No school wants a “red cell” b/c kids didn’t pass grad exams or did poorly on ARMT+ (the assessments we’ve been using the last 10 years or so). Those are being phased out (thankfully), and the ACT suite and local progress monitoring (yes, local control) will take its place. We’ve begun those assessments this year. We don’t know the accountability measures yet for those (if there are any), but I’m hopefully optimistic it will be better than what we’ve done in the past.

            I can’t speak for another district and their teacher evaluations (that’s a local thing), but I do teacher observations for all 20 schools. I post best practices and student work on our district Facebook page and Twitter so that all stakeholders can see the awesome things happening in our schools. It’s one of the best parts of my job. 🙂

  9. Wardynski and the others screaming about this are full of it. To hear them tell it, abandoning the Common Core would mean going back to the weak state curriculum standards Alabama had before this year, but this is not the case.

    There is nothing in the proposed bills that would prevent the state from adopting a curriculum identical to the Common Core in every respect. The key — and what is driving these bills — is that the state would be in charge of its curriculum instead of some national group. Currently, if the national powers-that-be decide to update the Common Core to, say, add a gender studies requirement for kindergarteners, then that change automatically becomes part of Alabama’s school curriculum. Pulling out of the common core lets the state maintain the control it should have over what is taught in its schools.

    Wardynski claims that businesses ask all the time what Alabama’s standards are, “and when we say they’re common core, that settles them right down.” If Wardynski is telling the truth, then these business leaders are the dumbest people on the planet. Chicago, Los Angeles, and D.C. public schools use the Common Core, too — does that “settle down” any concerns over the performance of those school systems? Or put it another way: If almost everyone adopts the Common Core, then how does said adoption possibly tell you anything at all about the quality of the schools?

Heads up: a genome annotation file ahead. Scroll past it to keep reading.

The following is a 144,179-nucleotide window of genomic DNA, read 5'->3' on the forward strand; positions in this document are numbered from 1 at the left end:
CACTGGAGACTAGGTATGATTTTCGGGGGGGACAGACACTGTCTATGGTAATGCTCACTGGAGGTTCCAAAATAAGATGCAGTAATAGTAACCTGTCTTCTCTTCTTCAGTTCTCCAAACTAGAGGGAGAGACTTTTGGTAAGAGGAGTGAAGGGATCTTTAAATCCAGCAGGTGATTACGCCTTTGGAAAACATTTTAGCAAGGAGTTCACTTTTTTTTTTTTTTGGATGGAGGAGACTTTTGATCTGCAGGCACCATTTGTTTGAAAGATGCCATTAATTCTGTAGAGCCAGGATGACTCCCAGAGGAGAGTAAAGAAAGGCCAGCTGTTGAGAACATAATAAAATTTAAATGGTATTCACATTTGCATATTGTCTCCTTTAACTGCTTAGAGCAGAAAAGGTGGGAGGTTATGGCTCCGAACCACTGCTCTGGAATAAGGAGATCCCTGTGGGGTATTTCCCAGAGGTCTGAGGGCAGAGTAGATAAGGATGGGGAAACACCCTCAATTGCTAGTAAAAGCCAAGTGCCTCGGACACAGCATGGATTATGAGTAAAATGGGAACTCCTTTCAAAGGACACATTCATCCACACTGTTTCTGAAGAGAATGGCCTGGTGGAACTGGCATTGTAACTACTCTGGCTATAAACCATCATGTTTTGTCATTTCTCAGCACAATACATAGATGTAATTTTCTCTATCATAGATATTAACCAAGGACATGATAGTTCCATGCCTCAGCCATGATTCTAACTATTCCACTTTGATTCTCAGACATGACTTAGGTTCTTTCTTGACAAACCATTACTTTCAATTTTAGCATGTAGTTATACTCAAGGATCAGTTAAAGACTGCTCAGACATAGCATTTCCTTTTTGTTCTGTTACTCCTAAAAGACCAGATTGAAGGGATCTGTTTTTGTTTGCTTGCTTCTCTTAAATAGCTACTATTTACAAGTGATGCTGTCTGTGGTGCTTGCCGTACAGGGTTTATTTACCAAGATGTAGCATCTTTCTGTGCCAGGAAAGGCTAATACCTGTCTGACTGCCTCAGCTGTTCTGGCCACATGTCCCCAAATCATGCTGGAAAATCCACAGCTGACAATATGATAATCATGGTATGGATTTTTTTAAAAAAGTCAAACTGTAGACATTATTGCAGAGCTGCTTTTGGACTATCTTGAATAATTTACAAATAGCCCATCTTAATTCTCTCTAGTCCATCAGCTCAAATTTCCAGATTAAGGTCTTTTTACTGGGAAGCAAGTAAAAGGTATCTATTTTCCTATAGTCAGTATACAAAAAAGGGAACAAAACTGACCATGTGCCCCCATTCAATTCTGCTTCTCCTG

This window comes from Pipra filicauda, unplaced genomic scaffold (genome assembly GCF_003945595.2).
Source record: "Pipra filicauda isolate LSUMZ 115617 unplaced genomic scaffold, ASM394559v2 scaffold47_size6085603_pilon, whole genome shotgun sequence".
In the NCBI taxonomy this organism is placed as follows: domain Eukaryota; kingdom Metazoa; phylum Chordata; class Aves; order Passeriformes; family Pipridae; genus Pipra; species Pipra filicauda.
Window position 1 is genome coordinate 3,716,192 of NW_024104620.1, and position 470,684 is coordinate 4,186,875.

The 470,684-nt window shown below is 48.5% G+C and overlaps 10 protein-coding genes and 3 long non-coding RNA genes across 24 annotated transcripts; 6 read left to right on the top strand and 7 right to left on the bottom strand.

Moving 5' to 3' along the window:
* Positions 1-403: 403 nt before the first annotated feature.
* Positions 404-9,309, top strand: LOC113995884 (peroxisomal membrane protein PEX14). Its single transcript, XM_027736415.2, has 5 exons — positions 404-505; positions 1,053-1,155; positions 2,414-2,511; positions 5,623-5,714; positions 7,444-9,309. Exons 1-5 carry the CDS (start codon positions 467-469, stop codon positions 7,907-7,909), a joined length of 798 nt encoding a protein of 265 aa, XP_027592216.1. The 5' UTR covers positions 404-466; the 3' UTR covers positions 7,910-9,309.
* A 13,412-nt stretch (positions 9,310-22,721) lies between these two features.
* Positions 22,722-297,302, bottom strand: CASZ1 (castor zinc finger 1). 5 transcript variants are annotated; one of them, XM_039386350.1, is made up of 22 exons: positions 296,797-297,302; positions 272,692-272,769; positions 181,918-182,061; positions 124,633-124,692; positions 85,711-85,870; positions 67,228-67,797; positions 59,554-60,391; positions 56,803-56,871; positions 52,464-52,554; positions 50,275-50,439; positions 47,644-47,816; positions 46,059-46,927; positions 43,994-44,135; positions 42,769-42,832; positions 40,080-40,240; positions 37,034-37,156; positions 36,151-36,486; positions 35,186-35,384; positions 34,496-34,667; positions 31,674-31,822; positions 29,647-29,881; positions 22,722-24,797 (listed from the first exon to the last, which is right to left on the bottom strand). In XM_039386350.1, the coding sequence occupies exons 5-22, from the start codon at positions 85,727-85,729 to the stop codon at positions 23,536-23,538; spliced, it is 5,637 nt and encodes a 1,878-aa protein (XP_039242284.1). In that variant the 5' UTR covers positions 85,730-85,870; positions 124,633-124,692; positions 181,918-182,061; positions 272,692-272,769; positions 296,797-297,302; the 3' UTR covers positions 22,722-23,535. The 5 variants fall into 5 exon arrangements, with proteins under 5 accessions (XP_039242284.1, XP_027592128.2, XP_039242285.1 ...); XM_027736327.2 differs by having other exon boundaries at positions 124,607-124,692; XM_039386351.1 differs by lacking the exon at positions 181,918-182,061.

Russell, I believe your interpretation of the motives of GOP lawmakers is incorrect. While I am quite sure they trust Obama less than a Republican president, conservatives are sick to death of Washington — under either party — using federal dollars to arm-twist states into doing what the feds want. Washington works like a drug pusher, providing “free” money at first, and then threatening to take it away if certain standards are not met. By adopting the “voluntary” Common Core standards, Alabama has set itself up to be blackmailed even more in this manner.

    And this, I think, possibly gets to one of the big issues with Wardynski’s opposition. If I recall correctly, the laptops and digital curriculum were funded in part with federal grants. Is it possible that these grants came with the stipulation that the school system had to be operating under the Common Core? If so, it could invalidate further grant funding starting next school year, and poof!, there goes Wardynski’s wonderful dream of teacherless classrooms where kids stare at their laptops with drool running down their chins.

    1. You certainly may be right about the motives behind this move. I’m probably the last person who could reasonably claim to understand their motives. 🙂

      Some of the funding for the digital infrastructure (WiFi, networking, etc.) came from federal sources for some of the Title I schools, but I believe that the funds used to purchase the laptops were predominately local/state in origin.

      The direct federal contribution to HCS’s budget is about 10%. All the rest is state and local funding.

      Interesting how much influence the feds have for a mere 10%. 🙂 (I sound more like a republican every day!)

      But you’re correct that he does see this bill as the end of his perfect world. Supposedly he was traveling to Montgomery tomorrow to lobby against the bill. I hope he is unsuccessful.